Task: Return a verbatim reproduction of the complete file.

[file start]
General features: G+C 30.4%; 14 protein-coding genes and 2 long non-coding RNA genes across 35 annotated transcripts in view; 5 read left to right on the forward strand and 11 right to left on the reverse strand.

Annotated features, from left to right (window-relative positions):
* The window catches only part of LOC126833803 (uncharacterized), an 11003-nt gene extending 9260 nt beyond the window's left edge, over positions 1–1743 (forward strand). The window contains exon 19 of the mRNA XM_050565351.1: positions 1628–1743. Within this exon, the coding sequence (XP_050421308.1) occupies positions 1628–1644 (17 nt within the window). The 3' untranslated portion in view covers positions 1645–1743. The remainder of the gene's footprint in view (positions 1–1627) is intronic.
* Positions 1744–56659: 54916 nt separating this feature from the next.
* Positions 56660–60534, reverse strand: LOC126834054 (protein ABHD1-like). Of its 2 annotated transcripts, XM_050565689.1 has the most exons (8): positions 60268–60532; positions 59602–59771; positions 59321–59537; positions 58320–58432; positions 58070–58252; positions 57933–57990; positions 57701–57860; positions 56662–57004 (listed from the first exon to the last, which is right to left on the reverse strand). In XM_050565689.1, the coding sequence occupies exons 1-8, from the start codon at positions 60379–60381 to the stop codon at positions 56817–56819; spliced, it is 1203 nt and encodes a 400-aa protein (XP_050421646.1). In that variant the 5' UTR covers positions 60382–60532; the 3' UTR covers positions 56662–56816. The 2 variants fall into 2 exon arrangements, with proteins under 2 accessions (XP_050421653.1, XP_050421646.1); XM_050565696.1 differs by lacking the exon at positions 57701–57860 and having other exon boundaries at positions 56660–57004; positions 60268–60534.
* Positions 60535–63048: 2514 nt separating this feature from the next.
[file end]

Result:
General features: G+C 30.4%; 14 protein-coding genes and 2 long non-coding RNA genes across 35 annotated transcripts in view; 5 read left to right on the forward strand and 11 right to left on the reverse strand.

Annotated features, from left to right (window-relative positions):
* The window catches only part of LOC126833803 (uncharacterized), an 11003-nt gene extending 9260 nt beyond the window's left edge, over positions 1–1743 (forward strand). The window contains exon 19 of the mRNA XM_050565351.1: positions 1628–1743. Within this exon, the coding sequence (XP_050421308.1) occupies positions 1628–1644 (17 nt within the window). The 3' untranslated portion in view covers positions 1645–1743. The remainder of the gene's footprint in view (positions 1–1627) is intronic.
* Positions 1744–56659: 54916 nt separating this feature from the next.
* Positions 56660–60534, reverse strand: LOC126834054 (protein ABHD1-like). Of its 2 annotated transcripts, XM_050565689.1 has the most exons (8): positions 60268–60532; positions 59602–59771; positions 59321–59537; positions 58320–58432; positions 58070–58252; positions 57933–57990; positions 57701–57860; positions 56662–57004 (listed from the first exon to the last, which is right to left on the reverse strand). In XM_050565689.1, the coding sequence occupies exons 1-8, from the start codon at positions 60379–60381 to the stop codon at positions 56817–56819; spliced, it is 1203 nt and encodes a 400-aa protein (XP_050421646.1). In that variant the 5' UTR covers positions 60382–60532; the 3' UTR covers positions 56662–56816. The 2 variants fall into 2 exon arrangements, with proteins under 2 accessions (XP_050421653.1, XP_050421646.1); XM_050565696.1 differs by lacking the exon at positions 57701–57860 and having other exon boundaries at positions 56660–57004; positions 60268–60534.
* Positions 60535–63048: 2514 nt separating this feature from the next.